8 Powerful Ways to Manage Project Quality
By Harry Hall
“Quality is everyone’s responsibility.” – W. Edwards Deming
When you think of managing the triple constraints of time, budget, and quality, which of these items receives the least focus? I think it’s quality.
Why is quality the red headed step child? Well, it’s hard to manage things we don’t understand. For many project managers, quality seems to be an esoteric concept.
Let’s define quality and discuss some practical ways to manage quality for software projects.
- Make quality management pragmatic. Many people do not invest appropriate effort towards quality because they do not understand it. The Project Management Institute defines quality as “conformance to requirements and fitness of use.” According to this definition, quality comes through clearly defining and meeting the requirements of the users and stakeholders.
Plan for quality. We must be intentional about quality. During the planning process, determine how you will manage quality. Quality management plans may include:
- Roles and responsibilities for quality management
- Tools and techniques to be applied
- What are the types of software testing environments needed?
- How will the team measure quality and when?
- What will be inspected and tested?
- How will defects be tracked and reported?
- How will deliverables be validated?
- Glossary of quality management terms
Start your project with a focus and commitment to quality. If inspections and tests are conducted periodically throughout the project lifecycle, the team is more likely to find defects at the point of origination, saving time and expense later.
Invest in quality management in a reasonable manner. The amount of time spent on quality should be commensurate with the size and complexity of the project. Remember – there is a cost for quality. The cost should not exceed the benefit. However, my experience is that most people do not invest enough time in quality management and pay for it exponentially later.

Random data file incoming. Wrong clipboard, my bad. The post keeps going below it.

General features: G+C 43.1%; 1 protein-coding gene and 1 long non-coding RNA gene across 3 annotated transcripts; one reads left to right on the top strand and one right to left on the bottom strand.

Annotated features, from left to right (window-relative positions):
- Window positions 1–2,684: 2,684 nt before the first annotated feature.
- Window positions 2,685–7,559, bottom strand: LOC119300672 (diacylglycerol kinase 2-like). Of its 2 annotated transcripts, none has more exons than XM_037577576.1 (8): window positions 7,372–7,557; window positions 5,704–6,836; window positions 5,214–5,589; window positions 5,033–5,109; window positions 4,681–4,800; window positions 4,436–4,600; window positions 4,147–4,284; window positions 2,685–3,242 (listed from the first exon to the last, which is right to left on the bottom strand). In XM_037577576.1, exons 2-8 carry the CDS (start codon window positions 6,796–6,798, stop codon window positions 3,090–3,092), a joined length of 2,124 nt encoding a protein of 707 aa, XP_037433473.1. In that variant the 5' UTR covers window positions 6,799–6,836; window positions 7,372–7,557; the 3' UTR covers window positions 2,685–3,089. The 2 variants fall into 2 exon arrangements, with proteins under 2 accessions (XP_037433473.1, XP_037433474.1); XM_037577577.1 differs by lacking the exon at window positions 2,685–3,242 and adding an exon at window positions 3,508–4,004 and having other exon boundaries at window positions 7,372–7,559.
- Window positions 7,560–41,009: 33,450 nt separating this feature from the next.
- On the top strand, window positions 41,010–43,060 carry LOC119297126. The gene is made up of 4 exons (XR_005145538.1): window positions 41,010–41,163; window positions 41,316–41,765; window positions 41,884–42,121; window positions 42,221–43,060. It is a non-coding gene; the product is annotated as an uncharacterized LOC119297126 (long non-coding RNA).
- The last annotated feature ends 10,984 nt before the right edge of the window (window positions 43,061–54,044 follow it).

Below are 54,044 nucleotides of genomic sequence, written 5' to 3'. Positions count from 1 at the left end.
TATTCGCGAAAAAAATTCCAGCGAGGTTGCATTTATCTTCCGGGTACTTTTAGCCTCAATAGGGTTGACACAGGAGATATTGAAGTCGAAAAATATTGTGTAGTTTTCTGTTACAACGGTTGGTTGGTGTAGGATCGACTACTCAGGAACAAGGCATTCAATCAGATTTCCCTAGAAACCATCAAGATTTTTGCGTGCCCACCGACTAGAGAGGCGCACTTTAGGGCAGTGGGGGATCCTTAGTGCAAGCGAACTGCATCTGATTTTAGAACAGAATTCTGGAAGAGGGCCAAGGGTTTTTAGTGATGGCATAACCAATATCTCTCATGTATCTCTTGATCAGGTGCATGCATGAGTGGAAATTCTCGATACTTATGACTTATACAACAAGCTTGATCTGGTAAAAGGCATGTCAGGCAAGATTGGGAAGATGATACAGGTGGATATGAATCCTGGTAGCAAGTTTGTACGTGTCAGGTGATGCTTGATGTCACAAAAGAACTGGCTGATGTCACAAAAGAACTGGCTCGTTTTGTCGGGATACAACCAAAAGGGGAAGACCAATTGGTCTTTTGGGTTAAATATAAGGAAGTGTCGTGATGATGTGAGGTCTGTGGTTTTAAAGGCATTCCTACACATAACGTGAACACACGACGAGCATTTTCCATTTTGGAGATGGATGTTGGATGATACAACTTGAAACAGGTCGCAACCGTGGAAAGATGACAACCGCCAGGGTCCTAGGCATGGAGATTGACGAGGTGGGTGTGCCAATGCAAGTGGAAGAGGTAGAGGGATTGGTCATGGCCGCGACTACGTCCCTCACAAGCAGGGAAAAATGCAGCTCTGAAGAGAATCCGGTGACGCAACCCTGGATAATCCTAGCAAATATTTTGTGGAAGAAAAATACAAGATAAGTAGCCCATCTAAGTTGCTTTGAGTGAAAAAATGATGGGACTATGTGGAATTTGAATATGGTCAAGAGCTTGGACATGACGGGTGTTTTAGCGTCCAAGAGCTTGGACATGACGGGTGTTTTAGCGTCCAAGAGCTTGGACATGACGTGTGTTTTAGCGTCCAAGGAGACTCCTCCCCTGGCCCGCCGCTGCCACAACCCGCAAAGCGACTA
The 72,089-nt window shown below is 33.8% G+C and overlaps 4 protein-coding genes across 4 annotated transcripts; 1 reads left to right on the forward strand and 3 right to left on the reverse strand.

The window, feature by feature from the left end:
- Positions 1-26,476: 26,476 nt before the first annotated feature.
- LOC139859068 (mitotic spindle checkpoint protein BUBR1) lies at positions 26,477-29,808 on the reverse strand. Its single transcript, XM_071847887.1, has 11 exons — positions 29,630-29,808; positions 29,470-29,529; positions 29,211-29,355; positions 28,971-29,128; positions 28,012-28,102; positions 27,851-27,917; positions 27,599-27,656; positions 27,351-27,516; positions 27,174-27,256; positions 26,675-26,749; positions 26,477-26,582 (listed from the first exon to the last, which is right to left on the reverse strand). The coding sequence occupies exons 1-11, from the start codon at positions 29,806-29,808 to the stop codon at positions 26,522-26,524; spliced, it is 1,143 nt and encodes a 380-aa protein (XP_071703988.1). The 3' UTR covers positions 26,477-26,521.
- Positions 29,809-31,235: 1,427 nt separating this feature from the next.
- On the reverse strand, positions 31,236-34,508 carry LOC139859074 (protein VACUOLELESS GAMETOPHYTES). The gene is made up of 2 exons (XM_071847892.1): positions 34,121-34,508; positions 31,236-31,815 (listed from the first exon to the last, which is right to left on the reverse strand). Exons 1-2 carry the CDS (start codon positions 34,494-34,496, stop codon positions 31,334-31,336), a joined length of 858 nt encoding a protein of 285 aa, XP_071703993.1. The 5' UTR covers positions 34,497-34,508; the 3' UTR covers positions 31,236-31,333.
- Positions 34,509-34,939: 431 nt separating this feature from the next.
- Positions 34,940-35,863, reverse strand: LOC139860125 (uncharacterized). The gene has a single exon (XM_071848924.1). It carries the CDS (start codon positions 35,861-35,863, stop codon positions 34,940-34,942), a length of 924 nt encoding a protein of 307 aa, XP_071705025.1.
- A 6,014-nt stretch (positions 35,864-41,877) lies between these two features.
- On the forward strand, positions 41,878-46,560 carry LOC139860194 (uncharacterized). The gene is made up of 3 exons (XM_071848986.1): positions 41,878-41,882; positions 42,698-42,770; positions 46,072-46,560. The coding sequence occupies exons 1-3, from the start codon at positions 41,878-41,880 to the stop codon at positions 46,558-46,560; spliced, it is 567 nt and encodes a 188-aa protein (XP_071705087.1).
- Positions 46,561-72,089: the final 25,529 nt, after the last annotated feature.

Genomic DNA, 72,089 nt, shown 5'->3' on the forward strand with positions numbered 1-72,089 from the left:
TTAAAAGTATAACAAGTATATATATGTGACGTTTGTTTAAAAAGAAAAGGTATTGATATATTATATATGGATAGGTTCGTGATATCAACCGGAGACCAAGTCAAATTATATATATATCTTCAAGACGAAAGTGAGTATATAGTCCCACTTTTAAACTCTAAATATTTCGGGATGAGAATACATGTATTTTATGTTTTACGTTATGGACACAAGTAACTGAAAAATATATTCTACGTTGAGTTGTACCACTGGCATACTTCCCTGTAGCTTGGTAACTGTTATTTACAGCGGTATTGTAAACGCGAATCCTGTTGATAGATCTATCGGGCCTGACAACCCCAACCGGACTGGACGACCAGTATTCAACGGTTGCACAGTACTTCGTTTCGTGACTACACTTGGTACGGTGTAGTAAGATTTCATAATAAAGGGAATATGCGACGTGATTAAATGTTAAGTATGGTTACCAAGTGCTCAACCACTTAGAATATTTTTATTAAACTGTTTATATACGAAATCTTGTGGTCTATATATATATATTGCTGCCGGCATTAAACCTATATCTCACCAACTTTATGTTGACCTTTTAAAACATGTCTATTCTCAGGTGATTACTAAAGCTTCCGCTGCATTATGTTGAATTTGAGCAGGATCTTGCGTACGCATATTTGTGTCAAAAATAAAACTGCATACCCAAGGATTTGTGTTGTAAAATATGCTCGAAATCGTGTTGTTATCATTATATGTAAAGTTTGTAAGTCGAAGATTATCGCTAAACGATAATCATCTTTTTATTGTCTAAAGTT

Conduct appropriate software tests. Do not skimp on critical tests. For example, some teams do an excellent job testing the functions of the software but fail to conduct stress tests. When the software is implemented, the functions work great for a few users. However, when thousands of users hit the system, the system crashes. For large, complex software implementations, make sure end–to-end testing is performed.
Safeguard the testing time. Most testing occurs towards the end of iterations or the end of software projects. Testers are often in a crunch. If developers get behind on their development tasks, the testers are often the ones who are adversely impacted. How? The testing time is cut.
Educate and negotiate with management when deadlines are mandated. We must apply our knowledge, experience, and creativity to delivering the products in the desired timeframe. However, the project manager must know when to negotiate tradeoffs of schedule, scope, quality, cost, and risks.
Buying commercial software packages does not ensure quality. Many times organizations purchase software solutions. Little thought is given to quality. Before purchasing commercial-off-the-shelf (COTS) software, talk with some of the vendor’s customers. What was their experience in terms of software quality? How does the vendor respond to requests to fix software defects? How timely are the fixes? What is the cost? Ask to meet with the vendor’s quality assurance manager. As you define your quality management expectations with the vendor, capture the agreements in the contract with the vendor.
One last word…thank your Quality Assurance Manager and team. They are unsung heroes. Let them know how much you appreciate them.
Question: In your experience, what are the most common causes of software problems? How should teams proactively mitigate these risks?
Harry Hall, PMP, PMI-RMP, is the Director of Enterprise Risk Management at the Georgia Farm Bureau Mutual Insurance Company, one of the largest domestic insurance companies in the state of Georgia. You can read more from Harry on his blog.